Borah is the first to speak: “It’ll be ‘Mai itne saal ka tha, mujhe yeh mehsoos hua, mujhe ghutan aati hai’ (I was so many years old, this is how it felt, I was suffocating)’. I’m not saying ghutan nahi hota hai, but this is 2018.

Ghutan ke alava aur kuch bhi hota hai (there’s more to it than just feeling suffocated),” adds Mehta. And it’s true that across regions, and time, and means of expressing queerness in pop media, nuance is the needle in the haystack. But something has got to give, right? That’s where “Ishq, Dosti, And All That” comes into the picture.

While Nazariya does want to carry it to schools and colleges, it won’t go as an educational film, or a tool to understand the individual components of an acronym like LGBT*QIA+. There’s plenty of films (good or bad, that’s up to you) and studies and blogs for all that. Many films thrive on tragic story arcs, on emotions that run high. But Borah says, it’s the sense of everydayness in this film that she hopes will stand out for audiences.

Catch “Ishq, Dosti, And All That” at 2.30pm, September 16, at the India International Centre, on Max Müller Marg, New Delhi.

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Now as an MH Fellow with YKA, she’s expanding her impressive scope of work further by launching a campaign to facilitate the process of ensuring better menstrual health and SRH services for women residing in correctional homes in West Bengal. The campaign will entail an independent study to take stalk of the present conditions of MHM in correctional homes across the state and use its findings to build public support and political will to take the necessary action.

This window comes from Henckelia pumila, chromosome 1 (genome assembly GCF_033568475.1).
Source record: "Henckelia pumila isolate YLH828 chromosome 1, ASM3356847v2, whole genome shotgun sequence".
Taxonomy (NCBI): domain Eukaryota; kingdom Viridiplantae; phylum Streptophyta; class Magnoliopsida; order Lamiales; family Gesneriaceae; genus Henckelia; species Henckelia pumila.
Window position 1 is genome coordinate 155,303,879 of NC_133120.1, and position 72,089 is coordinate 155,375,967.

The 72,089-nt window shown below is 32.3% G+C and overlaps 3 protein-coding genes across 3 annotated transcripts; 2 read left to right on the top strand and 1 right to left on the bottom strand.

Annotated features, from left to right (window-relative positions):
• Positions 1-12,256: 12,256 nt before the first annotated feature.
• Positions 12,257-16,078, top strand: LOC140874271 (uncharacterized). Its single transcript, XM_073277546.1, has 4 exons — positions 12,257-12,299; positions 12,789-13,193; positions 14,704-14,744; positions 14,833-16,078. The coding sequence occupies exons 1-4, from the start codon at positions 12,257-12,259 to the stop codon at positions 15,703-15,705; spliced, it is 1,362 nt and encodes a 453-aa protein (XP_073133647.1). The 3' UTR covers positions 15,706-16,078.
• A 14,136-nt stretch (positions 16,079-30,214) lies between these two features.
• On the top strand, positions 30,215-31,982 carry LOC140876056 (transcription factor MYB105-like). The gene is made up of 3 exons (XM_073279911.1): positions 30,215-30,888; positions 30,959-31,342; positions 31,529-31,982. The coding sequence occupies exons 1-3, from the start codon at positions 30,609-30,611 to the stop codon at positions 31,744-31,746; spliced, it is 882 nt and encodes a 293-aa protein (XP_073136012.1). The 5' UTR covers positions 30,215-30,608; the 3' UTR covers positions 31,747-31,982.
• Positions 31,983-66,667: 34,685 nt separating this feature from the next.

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The long-term aim of the campaign is to develop an open culture where menstruation is not treated as a taboo. The campaign also seeks to hold the schools accountable for their responsibilities as an important component in the implementation of MHM policies by making adequate sanitation infrastructure and knowledge of MHM available in school premises.

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A student from Delhi School of Social work, Vineet is a part of Project Sakhi Saheli, an initiative by the students of Delhi school of Social Work to create awareness on Menstrual Health and combat Period Poverty. Along with MHM Action Fellow Sabna, Vineet launched Menstratalk, a campaign that aims to put an end to period poverty and smash menstrual taboos in society.

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As a Youth Ki Awaaz Menstrual Health Fellow, Nitisha has started Let’s Talk Period, a campaign to mobilise young people to switch to sustainable period products. She says, “80 lakh women in Delhi use non-biodegradable sanitary products, generate 3000 tonnes of menstrual waste, that takes 500-800 years to decompose; which in turn contributes to the health issues of all menstruators, increased burden of waste management on the city and harmful living environment for all citizens.

Let’s Talk Period aims to change this by

Find out more about her campaign here.

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A former Assistant Secretary with the Ministry of Women and Child Development in West Bengal for three months, Lakshmi Bhavya has been championing the cause of menstrual hygiene in her district. By associating herself with the Lalana Campaign, a holistic menstrual hygiene awareness campaign which is conducted by the Anahat NGO, Lakshmi has been slowly breaking taboos when it comes to periods and menstrual hygiene.